An Internet gateway in the office used to be confined to universities and major corporations. But prices are coming down as usability rises, and Border Network Technologies Europe Ltd has launched an off-the-shelf Internet firewall server that runs on a desktop personal computer using Unix, with a graphical front-end, and starts at ú4,000. Border, based […]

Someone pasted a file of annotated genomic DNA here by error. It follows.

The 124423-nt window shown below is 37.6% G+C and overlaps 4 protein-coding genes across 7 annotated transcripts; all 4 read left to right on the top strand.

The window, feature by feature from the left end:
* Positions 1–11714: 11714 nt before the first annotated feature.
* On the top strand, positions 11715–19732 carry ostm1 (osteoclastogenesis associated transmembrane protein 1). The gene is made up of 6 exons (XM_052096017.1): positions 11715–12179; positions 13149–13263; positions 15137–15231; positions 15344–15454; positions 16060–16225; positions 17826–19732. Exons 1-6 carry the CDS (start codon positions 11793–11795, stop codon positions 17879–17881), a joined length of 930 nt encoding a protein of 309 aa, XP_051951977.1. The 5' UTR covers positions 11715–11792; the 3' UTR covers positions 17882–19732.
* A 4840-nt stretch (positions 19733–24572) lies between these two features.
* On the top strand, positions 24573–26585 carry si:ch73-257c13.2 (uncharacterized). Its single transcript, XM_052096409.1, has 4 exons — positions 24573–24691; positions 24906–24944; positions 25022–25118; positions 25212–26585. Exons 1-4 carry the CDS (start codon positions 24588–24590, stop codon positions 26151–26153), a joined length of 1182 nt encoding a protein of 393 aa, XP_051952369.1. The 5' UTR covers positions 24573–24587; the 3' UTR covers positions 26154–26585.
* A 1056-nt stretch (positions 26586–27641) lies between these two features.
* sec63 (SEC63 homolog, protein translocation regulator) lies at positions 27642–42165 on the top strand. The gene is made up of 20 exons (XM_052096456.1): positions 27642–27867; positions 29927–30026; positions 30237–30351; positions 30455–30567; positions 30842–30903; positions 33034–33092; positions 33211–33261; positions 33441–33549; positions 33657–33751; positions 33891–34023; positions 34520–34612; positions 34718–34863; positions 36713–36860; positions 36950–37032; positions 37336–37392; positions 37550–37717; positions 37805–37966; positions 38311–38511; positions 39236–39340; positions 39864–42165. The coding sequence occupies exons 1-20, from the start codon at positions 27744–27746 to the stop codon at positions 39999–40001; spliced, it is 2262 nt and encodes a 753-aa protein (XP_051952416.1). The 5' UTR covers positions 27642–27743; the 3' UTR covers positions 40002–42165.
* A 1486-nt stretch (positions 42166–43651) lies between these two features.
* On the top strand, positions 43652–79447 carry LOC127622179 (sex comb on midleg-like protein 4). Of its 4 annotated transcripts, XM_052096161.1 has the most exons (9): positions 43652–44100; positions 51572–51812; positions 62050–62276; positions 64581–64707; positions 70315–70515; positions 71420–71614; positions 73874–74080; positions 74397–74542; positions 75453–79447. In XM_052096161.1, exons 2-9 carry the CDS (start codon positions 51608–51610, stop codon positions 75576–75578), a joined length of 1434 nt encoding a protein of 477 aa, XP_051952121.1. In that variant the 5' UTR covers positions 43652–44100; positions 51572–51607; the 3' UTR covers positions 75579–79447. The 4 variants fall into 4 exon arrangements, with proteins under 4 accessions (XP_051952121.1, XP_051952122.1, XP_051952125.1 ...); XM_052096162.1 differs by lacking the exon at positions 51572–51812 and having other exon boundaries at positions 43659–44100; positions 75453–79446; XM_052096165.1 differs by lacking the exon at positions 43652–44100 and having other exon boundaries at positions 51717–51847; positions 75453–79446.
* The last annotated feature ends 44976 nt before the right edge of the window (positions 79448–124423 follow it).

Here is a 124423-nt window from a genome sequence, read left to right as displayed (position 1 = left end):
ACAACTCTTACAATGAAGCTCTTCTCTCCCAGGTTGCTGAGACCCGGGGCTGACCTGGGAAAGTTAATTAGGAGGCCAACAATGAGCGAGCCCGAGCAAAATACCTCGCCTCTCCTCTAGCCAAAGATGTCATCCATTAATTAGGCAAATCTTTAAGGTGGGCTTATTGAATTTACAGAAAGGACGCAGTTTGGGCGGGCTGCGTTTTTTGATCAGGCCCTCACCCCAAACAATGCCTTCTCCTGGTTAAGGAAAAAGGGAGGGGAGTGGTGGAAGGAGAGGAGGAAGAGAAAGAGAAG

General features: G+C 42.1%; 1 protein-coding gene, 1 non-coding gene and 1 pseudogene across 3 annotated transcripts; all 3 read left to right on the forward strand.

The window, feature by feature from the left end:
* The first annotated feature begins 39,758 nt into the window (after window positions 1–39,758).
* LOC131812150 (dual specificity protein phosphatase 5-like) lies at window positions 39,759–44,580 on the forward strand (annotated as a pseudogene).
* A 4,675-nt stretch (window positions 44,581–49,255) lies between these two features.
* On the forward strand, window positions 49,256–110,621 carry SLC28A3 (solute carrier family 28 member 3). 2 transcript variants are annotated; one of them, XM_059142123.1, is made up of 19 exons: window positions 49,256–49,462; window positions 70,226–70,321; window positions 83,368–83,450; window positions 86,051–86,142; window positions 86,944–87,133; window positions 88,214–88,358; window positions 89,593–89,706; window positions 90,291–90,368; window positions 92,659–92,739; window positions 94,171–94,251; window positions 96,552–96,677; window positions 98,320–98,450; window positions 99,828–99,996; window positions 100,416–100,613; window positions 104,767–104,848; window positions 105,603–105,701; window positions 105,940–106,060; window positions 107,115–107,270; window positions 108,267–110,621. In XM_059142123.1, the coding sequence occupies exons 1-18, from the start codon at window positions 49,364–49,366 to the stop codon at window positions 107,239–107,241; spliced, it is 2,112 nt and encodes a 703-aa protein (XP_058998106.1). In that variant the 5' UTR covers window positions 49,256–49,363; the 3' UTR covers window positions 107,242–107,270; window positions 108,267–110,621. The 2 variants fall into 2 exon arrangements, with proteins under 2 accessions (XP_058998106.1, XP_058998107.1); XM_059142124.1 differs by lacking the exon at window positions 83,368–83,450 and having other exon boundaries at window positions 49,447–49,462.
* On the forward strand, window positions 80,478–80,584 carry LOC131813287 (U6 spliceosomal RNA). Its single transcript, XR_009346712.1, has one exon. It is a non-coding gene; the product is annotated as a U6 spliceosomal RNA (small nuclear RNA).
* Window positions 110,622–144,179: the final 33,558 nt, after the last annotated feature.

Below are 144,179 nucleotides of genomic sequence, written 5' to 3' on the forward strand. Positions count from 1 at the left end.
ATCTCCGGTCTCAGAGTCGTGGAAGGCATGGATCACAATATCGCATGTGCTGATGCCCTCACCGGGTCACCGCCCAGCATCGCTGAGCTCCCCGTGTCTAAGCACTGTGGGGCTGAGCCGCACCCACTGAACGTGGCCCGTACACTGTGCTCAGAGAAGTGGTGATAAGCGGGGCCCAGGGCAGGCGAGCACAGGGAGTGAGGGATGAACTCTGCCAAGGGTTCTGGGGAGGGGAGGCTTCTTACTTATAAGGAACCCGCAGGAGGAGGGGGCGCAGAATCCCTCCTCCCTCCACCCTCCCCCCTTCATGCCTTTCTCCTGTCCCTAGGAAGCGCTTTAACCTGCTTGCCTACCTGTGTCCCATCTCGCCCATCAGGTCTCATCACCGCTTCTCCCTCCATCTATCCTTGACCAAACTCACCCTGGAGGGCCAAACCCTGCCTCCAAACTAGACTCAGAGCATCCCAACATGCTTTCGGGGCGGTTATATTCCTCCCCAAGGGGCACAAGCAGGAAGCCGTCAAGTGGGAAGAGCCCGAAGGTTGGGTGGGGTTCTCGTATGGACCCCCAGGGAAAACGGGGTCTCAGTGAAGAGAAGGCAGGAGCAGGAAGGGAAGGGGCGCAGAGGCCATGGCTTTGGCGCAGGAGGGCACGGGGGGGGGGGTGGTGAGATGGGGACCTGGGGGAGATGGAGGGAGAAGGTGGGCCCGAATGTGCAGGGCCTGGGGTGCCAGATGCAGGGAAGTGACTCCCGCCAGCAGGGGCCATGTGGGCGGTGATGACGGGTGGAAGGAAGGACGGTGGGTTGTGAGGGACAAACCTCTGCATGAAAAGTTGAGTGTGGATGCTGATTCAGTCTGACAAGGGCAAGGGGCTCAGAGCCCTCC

An Internet gateway in the office used to be confined to universities and major corporations. But prices are coming down as usability rises, and Border Network Technologies Europe Ltd has launched an off-the-shelf Internet firewall server that runs on a desktop personal computer using Unix, with a graphical front-end, and starts at ú4,000. Border, based in Slough, Berkshire, is a subsidiary of 18 month-old Toronto-based Border Technologies Inc, a network products and services company, which changed its name from Seachange Inc. The Borderware Firewall Server is an Internet gateway and security system with a tweaked version of Berkeley Software Distribution Unix thrown in. Peter Cox, managing director of Border Europe, said that it was designed to protect an internal network from the Internet; not the other way round. Somewhat unsually, Borderware runs on Intel Corp 8086-based systems. This was chosen because of the relatively low cost of such machines and the availability of local hardware support, according to Cox. The server offers Simple Mail Transfer Protocol mail, World Wide Web access, domain name services – which converts network names to network addresses – file transfer protocol, Telnet and news services. As security is one of the main selling points, Cox believes that the system employed is totally hacker-proof. To prevent unauthorised remote access, Borderware uses an encryption system from CryptoCard Inc of Toronto. This uses an eight-digit personal identification number, which when sent to the firewall receives a one-off password back. The card encrypts the password, and the encrypted version must match the one on the firewall to gain entry. The system comprises what Cox called a hardened Unix, a security system on top and the proxy server with all the applications on top of that. The Unix is hardened because the IP forwarding code has been removed – it’s not just a router, said Cox. It is not enough simply to disable it, as that could easily be reversed by a hacker. Similarly, the source routing code, which tells IP packets where to go, and the Internet Control Message Protocol re-directs that suggest different routes for packets, have also gone. This is to prevent outsiders from changing the internal network configuration, Cox said. Two versions of Borderware are available on either CD-ROM or Digital Audio Tape, although the system specifications are identical. The version for up to 25 users – known as Fortress Web Server – costs ú4,000; up to 1,000 users is ú7,000, and an unlimited licence costs ú11,000. The CryptoCard comes separately at prices from ú70 each including software, with reductions for volume orders.